Washington’s Football Team Name Loses Trademark Protection
June 18, 2014 - Posted by Patrick McNeil
The U.S. Patent and Trademark Office (PTO) today cancelled six federal trademark registrations for the name of Washington’s football team, saying in a decision that the “registrations must be cancelled because they were disparaging to Native Americans at the respective times they were registered.”
The ruling was issued by the PTO’s Trial and Appeal Board in response to a case brought against the team by Amanda Blackhorse, a Navajo and psychiatric social worker.
“I applaud today’s decision by the Patent and Trademark Office regarding these divisive and harmful trademarks,” said Wade Henderson, president and CEO of The Leadership Conference on Civil and Human Rights, in a statement on Wednesday. “While this team can use whatever name or logo it likes, the government is not required to be complicit when a name has a long history of being an insult and a slur.”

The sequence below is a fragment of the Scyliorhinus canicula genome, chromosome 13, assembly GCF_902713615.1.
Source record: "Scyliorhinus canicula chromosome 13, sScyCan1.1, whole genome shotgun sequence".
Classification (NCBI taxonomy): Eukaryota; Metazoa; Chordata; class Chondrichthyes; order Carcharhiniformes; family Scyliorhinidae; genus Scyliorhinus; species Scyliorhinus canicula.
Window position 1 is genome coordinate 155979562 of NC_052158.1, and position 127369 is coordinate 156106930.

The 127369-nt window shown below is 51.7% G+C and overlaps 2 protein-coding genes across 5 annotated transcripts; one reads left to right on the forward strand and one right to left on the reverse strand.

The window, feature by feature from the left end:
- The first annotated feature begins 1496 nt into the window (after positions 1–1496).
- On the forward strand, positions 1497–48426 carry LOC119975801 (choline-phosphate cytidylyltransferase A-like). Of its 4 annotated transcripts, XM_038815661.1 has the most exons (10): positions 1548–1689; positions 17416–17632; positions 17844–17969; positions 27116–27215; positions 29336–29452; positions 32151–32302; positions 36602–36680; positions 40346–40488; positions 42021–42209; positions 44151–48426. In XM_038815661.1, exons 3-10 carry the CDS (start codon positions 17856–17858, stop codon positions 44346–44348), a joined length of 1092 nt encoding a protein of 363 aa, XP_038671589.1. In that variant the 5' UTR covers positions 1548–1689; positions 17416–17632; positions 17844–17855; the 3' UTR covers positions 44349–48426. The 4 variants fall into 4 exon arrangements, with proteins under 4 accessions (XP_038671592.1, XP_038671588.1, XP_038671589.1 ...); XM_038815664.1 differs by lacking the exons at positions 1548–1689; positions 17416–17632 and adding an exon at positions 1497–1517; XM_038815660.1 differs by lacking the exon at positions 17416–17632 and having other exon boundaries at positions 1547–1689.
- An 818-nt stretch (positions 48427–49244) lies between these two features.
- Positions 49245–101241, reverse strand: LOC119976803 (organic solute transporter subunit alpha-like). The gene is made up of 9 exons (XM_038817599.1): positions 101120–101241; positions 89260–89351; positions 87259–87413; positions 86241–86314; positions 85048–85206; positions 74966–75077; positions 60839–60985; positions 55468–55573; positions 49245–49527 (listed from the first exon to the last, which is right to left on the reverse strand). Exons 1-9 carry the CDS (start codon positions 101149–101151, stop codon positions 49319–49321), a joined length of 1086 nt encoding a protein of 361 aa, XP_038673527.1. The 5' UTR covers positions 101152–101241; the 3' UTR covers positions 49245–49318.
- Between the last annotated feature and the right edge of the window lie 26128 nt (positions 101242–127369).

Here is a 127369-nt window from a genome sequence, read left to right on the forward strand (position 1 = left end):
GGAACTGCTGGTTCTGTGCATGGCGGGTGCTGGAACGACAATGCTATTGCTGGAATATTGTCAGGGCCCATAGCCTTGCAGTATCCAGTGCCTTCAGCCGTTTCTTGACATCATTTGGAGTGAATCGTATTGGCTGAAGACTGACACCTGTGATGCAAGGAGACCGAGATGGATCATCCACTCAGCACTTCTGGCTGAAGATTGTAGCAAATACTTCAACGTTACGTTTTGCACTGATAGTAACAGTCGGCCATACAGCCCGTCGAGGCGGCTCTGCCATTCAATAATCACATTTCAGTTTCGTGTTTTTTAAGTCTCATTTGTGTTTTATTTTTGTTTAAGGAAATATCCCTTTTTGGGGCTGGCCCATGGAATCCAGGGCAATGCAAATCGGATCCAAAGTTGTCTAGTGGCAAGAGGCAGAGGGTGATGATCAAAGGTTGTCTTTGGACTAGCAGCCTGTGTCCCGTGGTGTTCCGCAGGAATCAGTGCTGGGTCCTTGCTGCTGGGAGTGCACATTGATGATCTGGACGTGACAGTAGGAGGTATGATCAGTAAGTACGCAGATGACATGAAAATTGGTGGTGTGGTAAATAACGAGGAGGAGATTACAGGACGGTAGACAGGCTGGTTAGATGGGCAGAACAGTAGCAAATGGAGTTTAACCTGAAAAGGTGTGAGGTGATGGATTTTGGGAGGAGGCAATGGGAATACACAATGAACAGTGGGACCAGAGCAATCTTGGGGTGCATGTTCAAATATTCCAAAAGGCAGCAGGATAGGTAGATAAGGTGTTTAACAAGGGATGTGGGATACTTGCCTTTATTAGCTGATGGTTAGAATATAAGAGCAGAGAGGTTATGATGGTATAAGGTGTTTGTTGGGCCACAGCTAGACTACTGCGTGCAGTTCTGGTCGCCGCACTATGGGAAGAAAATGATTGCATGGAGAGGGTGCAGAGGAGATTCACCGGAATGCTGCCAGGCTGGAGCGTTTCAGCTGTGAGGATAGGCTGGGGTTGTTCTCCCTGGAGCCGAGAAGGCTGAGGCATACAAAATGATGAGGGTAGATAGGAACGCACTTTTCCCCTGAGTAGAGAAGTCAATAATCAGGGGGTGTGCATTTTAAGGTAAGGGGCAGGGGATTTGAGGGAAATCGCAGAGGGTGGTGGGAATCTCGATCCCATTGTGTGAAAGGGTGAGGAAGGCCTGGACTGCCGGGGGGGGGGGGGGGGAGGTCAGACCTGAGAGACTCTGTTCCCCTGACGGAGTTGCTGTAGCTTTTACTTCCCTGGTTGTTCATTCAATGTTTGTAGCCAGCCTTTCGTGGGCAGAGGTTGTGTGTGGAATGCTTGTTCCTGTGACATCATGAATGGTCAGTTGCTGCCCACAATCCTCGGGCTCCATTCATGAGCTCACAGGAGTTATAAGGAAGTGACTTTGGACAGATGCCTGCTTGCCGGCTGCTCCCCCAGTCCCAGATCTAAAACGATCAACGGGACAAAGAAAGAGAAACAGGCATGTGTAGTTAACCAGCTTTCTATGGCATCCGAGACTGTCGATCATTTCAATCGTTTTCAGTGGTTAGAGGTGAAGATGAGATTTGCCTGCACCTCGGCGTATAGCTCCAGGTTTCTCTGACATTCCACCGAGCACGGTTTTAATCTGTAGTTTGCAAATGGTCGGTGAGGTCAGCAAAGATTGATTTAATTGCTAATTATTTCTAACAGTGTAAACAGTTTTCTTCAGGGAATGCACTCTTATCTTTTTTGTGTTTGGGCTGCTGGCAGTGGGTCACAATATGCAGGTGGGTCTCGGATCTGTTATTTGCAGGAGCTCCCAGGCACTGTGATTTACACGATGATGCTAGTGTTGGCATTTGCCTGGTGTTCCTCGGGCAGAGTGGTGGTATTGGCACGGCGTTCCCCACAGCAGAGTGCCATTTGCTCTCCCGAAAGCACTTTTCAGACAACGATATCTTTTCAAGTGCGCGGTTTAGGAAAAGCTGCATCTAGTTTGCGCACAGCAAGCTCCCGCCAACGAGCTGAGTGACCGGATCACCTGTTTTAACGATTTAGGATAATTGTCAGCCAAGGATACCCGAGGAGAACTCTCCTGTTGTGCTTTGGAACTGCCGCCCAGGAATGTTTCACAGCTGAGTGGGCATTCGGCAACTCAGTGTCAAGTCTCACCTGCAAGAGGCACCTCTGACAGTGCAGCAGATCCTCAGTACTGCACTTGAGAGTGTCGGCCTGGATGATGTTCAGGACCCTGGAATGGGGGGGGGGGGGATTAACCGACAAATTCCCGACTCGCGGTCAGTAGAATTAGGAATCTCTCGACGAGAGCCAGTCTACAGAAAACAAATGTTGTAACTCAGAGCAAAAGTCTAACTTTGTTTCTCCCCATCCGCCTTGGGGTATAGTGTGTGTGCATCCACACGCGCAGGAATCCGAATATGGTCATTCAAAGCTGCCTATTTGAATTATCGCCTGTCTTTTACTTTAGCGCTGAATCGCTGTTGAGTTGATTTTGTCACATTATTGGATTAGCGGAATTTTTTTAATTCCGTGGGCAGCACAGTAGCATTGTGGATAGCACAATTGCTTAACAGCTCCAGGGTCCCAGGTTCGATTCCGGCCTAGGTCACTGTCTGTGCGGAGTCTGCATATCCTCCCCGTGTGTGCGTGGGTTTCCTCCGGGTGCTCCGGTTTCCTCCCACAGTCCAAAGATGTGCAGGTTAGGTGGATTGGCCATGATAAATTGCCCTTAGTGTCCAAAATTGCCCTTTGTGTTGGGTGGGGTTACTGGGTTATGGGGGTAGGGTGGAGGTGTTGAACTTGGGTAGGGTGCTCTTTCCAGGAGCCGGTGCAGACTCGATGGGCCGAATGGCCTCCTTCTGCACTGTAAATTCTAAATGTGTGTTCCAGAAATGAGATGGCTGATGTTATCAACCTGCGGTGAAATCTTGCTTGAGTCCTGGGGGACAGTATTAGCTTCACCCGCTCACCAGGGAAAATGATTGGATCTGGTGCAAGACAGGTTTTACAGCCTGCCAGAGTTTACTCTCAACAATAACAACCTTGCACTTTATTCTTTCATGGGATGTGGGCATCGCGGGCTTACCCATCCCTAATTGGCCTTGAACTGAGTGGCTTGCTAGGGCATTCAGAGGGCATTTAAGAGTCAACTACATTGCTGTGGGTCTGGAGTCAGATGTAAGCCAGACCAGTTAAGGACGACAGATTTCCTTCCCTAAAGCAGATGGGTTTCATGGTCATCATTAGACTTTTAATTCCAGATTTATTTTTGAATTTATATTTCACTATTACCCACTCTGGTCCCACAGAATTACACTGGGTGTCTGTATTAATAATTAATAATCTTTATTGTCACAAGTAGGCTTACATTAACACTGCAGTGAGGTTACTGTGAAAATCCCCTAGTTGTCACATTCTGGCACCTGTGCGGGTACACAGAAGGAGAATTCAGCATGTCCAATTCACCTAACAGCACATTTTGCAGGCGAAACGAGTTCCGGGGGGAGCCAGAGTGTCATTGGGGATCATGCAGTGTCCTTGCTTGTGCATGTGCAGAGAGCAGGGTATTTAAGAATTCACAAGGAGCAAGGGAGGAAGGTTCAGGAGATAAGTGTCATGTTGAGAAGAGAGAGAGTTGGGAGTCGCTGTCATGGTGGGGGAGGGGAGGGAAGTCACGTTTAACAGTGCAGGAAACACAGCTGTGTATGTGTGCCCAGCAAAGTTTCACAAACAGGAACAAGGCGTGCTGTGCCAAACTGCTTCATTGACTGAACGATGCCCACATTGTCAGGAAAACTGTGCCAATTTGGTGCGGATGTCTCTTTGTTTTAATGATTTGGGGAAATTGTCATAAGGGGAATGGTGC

In May, 50 senators wrote a letter to National Football League commissioner Roger Goodell, urging the team to change its name. That request was quickly denied, but Senate Majority Leader Harry Reid, D. Nev., continues to be outspoken on the issue.
“Today’s decision should spur the team ownership and the National Football League to seriously reconsider their position on this issue and to realize that they are on the wrong side of history. Many other athletic organizations, professional and amateur alike, have eliminated the use of offensive names, logos, and mascots without affecting the success of their teams or the loyalty of their fans,” Henderson said.
The Leadership Conference voted unanimously at its national board meeting in December 2013 for a resolution urging the team’s owner to change its offensive name.
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